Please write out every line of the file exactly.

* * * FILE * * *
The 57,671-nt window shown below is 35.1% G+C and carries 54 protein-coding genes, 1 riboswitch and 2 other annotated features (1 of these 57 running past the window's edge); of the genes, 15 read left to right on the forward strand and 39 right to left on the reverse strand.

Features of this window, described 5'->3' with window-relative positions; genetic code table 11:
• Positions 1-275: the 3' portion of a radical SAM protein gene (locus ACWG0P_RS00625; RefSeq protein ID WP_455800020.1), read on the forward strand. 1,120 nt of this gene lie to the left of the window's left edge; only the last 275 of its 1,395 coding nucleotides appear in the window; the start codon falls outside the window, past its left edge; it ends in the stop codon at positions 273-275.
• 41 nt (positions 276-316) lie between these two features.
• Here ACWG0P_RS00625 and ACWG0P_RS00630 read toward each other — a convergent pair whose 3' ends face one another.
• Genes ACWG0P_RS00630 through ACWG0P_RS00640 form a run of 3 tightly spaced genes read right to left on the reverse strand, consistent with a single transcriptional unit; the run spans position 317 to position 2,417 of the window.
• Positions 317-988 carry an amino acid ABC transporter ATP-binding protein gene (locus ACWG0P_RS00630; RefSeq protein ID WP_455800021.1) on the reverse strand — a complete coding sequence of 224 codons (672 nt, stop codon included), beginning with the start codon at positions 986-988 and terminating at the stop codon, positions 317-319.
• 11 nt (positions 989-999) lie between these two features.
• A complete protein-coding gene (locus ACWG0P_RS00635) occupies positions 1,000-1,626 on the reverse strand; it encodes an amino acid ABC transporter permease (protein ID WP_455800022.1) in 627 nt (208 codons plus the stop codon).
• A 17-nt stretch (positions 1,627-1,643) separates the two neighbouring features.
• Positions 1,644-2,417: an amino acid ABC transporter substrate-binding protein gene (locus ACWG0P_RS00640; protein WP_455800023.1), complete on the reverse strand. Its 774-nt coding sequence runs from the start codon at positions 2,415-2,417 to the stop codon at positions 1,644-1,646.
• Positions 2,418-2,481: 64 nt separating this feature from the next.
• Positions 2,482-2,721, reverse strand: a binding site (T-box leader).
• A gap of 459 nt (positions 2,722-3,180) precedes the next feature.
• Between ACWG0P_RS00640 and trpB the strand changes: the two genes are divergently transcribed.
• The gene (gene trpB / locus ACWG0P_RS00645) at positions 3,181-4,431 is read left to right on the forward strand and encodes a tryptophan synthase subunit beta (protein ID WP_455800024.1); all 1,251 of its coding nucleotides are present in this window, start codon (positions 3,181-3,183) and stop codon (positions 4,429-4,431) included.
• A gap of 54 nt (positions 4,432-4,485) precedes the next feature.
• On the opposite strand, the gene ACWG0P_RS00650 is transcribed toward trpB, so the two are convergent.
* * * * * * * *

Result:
The 57,671-nt window shown below is 35.1% G+C and carries 54 protein-coding genes, 1 riboswitch and 2 other annotated features (1 of these 57 running past the window's edge); of the genes, 15 read left to right on the forward strand and 39 right to left on the reverse strand.

Features of this window, described 5'->3' with window-relative positions; genetic code table 11:
• Positions 1-275: the 3' portion of a radical SAM protein gene (locus ACWG0P_RS00625; RefSeq protein ID WP_455800020.1), read on the forward strand. 1,120 nt of this gene lie to the left of the window's left edge; only the last 275 of its 1,395 coding nucleotides appear in the window; the start codon falls outside the window, past its left edge; it ends in the stop codon at positions 273-275.
• 41 nt (positions 276-316) lie between these two features.
• Here ACWG0P_RS00625 and ACWG0P_RS00630 read toward each other — a convergent pair whose 3' ends face one another.
• Genes ACWG0P_RS00630 through ACWG0P_RS00640 form a run of 3 tightly spaced genes read right to left on the reverse strand, consistent with a single transcriptional unit; the run spans position 317 to position 2,417 of the window.
• Positions 317-988 carry an amino acid ABC transporter ATP-binding protein gene (locus ACWG0P_RS00630; RefSeq protein ID WP_455800021.1) on the reverse strand — a complete coding sequence of 224 codons (672 nt, stop codon included), beginning with the start codon at positions 986-988 and terminating at the stop codon, positions 317-319.
• 11 nt (positions 989-999) lie between these two features.
• A complete protein-coding gene (locus ACWG0P_RS00635) occupies positions 1,000-1,626 on the reverse strand; it encodes an amino acid ABC transporter permease (protein ID WP_455800022.1) in 627 nt (208 codons plus the stop codon).
• A 17-nt stretch (positions 1,627-1,643) separates the two neighbouring features.
• Positions 1,644-2,417: an amino acid ABC transporter substrate-binding protein gene (locus ACWG0P_RS00640; protein WP_455800023.1), complete on the reverse strand. Its 774-nt coding sequence runs from the start codon at positions 2,415-2,417 to the stop codon at positions 1,644-1,646.
• Positions 2,418-2,481: 64 nt separating this feature from the next.
• Positions 2,482-2,721, reverse strand: a binding site (T-box leader).
• A gap of 459 nt (positions 2,722-3,180) precedes the next feature.
• Between ACWG0P_RS00640 and trpB the strand changes: the two genes are divergently transcribed.
• The gene (gene trpB / locus ACWG0P_RS00645) at positions 3,181-4,431 is read left to right on the forward strand and encodes a tryptophan synthase subunit beta (protein ID WP_455800024.1); all 1,251 of its coding nucleotides are present in this window, start codon (positions 3,181-3,183) and stop codon (positions 4,429-4,431) included.
• A gap of 54 nt (positions 4,432-4,485) precedes the next feature.
• On the opposite strand, the gene ACWG0P_RS00650 is transcribed toward trpB, so the two are convergent.